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The Baltimore Sun

Architecture popular then and now

The architecture of Williamsburg has long been recognizedfor profoundly influencing American taste.

In 1965, the Publick Observer looked at local architecture for a story in September.The Observer was the predecessor to Williamsburg Magazine, which this year is celebrating its 40th anniversary.The article on architecture explored simplicity, symmetry and scale as key elements of Williamsburg style.Many of the Historic Area's buildings and gardens were examined for their architectural and geometric characteristics. The articlewas accompanied by several photographs of major structures.In keeping with the architectural theme, an accompanying article heralded the discoveries of "curiosities" during the restoration of Colonial Williamsburg's Benjamin Waller House.That structure, built by Benjamin Waller in the 1700s, is located on Francis Street. Waller was a lawyer, county clerk, judge and vestryman at Bruton Parish Church. He and his wife, Martha Hall, had 12children.

The article reported that during the home's restoration in the 1950s, some interesting finds were made.When stripping the home, architects found a brickwork tunnel located under the dwelling. The tunnel was described as large enough for a man to crawl through.

Speculation abounded as to the why the tunnel was there.Theories about its use ran the gamut, from vegetable storage area or cellar drain to escape route if enemies surrounded the house.Waller went to his grave with the secret.Two slabs of hard stone were also found in the house.Experts thought the stones were from a French quarry, brought over as ballast on an English ship. The stones may have been brought over to serve as grave markers here.

The Waller House was restored in 1951-1952. In 1965, it was the residence of Mr. and Mrs. Richard Kerns.Readers were also enlightened to the history ofRobertson's Windmill. The historic windmill, located near the Governor's Palace and behind the Peyton Randolph House, was built about 1720.The article looked at the use of the windmill for grinding corn into meal. Almost 40 years later, the windmill remains one of the most picturesque sites in the Historic Area and is very popular withvisitors.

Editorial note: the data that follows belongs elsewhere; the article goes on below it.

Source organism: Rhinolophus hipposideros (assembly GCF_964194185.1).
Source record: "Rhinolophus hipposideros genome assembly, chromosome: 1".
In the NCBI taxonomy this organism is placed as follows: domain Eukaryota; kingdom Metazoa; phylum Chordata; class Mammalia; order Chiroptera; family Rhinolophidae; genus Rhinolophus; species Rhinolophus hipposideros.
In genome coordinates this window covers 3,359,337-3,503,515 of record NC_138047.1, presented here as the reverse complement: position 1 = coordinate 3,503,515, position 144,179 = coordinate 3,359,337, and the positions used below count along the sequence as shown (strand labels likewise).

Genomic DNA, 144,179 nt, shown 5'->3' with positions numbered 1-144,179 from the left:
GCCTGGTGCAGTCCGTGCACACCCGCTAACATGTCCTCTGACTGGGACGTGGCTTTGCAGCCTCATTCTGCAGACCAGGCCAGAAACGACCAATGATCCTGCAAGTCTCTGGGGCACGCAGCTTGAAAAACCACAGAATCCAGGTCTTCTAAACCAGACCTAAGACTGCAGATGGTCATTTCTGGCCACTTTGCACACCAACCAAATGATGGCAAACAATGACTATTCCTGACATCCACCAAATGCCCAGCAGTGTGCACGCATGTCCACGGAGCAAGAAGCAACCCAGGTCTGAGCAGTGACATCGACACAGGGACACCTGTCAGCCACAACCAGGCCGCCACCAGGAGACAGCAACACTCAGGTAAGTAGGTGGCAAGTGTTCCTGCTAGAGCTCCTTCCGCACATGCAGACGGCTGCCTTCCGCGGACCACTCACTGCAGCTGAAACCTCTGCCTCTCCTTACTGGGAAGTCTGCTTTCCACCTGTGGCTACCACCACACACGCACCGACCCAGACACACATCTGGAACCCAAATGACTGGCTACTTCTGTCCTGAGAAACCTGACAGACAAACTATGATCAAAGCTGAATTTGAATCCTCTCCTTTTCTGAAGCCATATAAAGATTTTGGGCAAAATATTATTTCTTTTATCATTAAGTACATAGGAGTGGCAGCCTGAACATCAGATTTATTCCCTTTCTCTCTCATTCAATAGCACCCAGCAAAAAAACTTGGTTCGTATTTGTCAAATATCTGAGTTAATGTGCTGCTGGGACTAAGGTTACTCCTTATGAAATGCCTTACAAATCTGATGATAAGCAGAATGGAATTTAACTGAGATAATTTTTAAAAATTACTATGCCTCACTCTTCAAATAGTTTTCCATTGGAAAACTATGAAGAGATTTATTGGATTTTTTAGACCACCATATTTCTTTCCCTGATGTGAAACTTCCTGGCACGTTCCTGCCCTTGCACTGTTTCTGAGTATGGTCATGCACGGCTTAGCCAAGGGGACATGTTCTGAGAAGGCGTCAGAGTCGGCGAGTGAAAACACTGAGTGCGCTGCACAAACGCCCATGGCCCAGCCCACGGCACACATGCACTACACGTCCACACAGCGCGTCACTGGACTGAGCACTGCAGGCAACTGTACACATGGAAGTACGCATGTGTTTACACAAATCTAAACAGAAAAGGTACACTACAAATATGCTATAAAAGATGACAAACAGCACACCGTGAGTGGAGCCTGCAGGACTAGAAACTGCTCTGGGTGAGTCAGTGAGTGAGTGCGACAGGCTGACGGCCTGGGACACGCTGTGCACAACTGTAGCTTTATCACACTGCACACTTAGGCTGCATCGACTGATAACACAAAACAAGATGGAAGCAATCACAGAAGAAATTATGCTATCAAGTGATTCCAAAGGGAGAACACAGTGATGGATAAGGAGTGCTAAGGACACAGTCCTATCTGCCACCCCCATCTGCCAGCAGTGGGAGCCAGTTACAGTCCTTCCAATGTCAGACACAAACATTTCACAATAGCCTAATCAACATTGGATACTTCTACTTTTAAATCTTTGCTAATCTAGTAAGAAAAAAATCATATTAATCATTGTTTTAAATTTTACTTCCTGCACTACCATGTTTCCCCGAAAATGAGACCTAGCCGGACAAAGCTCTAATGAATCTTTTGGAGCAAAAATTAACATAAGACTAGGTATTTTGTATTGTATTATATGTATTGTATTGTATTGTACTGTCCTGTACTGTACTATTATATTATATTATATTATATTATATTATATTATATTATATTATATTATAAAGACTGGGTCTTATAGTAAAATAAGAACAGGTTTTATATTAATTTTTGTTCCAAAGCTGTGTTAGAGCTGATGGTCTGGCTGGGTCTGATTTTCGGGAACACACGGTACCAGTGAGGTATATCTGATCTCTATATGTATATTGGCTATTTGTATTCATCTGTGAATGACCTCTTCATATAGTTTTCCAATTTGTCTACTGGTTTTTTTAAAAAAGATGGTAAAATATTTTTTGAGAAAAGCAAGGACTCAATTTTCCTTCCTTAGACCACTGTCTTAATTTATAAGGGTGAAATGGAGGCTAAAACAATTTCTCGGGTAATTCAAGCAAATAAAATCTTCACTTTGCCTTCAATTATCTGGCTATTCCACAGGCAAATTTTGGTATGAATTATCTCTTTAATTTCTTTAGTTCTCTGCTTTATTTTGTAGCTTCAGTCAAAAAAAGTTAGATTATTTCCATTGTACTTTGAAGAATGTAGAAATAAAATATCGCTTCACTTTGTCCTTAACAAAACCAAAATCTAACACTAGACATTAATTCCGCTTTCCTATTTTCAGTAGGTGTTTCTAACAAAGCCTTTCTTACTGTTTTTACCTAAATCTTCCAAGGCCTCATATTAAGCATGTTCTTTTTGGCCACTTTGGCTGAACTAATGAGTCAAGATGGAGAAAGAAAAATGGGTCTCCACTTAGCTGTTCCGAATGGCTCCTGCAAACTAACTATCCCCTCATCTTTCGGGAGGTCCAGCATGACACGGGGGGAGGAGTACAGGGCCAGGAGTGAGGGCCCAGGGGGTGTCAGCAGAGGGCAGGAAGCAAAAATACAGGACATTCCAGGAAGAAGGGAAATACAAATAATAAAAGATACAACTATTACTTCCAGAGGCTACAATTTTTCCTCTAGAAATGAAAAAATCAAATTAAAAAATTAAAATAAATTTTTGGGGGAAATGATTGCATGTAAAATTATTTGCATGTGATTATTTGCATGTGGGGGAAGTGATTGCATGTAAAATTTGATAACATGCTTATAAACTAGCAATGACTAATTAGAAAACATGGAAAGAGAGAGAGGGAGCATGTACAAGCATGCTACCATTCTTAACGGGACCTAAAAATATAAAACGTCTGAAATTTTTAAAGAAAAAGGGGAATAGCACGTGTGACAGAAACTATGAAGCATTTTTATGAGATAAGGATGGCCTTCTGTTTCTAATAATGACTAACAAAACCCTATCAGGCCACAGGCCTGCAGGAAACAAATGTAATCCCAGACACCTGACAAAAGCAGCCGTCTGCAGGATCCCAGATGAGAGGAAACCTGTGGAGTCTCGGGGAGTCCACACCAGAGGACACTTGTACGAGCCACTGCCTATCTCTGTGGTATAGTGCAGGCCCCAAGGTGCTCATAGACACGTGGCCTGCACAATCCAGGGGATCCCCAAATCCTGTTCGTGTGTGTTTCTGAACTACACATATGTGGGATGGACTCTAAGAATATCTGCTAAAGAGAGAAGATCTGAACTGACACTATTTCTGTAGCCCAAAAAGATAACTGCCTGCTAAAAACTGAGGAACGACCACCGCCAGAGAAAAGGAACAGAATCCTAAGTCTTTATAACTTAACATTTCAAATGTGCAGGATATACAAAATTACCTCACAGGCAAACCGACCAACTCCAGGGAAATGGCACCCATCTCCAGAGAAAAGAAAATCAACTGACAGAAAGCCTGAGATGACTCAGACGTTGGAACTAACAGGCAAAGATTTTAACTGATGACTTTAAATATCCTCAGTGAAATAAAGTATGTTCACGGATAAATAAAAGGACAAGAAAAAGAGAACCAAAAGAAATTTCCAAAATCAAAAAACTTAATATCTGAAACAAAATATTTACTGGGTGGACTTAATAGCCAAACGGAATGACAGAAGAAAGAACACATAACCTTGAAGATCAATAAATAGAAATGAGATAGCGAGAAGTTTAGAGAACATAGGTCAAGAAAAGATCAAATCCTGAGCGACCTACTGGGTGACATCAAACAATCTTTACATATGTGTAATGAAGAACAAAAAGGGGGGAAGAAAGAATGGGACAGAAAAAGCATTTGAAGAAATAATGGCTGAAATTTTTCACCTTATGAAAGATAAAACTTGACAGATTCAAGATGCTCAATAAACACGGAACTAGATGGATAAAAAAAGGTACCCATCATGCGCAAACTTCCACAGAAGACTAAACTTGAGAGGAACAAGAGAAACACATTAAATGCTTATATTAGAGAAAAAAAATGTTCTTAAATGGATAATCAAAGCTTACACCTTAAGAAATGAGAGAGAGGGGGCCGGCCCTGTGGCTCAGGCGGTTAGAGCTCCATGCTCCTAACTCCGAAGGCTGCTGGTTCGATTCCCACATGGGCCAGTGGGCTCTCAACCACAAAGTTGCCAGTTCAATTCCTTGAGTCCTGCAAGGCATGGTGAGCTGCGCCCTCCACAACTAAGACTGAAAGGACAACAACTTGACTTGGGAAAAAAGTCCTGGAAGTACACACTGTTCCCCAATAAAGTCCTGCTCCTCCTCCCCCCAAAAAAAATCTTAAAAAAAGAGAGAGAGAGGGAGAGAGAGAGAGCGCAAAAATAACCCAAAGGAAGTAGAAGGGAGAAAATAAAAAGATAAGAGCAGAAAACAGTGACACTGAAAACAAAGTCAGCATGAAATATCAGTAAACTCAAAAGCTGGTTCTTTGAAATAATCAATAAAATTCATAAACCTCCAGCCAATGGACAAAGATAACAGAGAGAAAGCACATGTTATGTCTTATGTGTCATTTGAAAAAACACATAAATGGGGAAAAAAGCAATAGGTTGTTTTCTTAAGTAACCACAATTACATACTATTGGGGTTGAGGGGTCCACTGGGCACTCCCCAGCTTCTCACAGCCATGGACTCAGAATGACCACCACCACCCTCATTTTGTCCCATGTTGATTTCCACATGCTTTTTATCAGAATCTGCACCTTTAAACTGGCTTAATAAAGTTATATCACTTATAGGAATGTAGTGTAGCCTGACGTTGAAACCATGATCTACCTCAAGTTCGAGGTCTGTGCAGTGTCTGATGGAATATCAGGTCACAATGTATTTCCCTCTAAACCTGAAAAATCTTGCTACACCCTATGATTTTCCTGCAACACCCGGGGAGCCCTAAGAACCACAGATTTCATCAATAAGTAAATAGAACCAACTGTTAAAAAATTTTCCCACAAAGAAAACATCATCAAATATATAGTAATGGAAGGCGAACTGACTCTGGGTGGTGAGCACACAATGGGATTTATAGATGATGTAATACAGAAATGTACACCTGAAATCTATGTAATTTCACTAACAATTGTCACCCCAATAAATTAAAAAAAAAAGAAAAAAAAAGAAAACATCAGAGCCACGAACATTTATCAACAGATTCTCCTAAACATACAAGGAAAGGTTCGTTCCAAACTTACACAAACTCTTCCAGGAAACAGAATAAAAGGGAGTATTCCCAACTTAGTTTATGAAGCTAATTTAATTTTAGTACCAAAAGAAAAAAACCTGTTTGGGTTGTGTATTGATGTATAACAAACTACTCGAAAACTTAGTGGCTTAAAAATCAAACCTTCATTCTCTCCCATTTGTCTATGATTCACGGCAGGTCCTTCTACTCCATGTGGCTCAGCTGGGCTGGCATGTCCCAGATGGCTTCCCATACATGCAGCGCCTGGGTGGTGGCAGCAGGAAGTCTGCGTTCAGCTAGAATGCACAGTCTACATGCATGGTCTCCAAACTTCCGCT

A look back at old magazines shows that shoppers in the 1960s had a plethora of choices in Merchants Square.The shops in the square included Binns (it's still there), Casey's (now the Barnes & Noble Bookstore), Powder Puff Beauty Salon, The Pastry Shop, College Pharmacy and A&N.The Virginia Gazette, parent publication of Williamsburg Magazine, also was located in Merchants Square, on Duke of Gloucester Street.For a distinctive shopping experience, customers were invited to shop at the House of Eight Winds, also in Merchants Square. The store offered authentic American Indian gifts. Patrons could choose from silver and turquoise jewelry, Lloyd Kiva sports shirts and blouses, original paintings, authentic Navajo rugs, beads and leatherwork.The local theatrical scene was hopping. "The Fourposter" and "Picnic" were on stage at the Wedgewood Dinner Theatre in Toano. That dinner theatre produced dozens of plays during its heyday.The Peninsula Playhouse of Williamsburg was producing "The Public Eye" and "The Private Ear."TV star Imogene Coca and her husband, King Donovan, were appearing at the playhouse in "Never Too Late" -- quite a treat for localaudiences.

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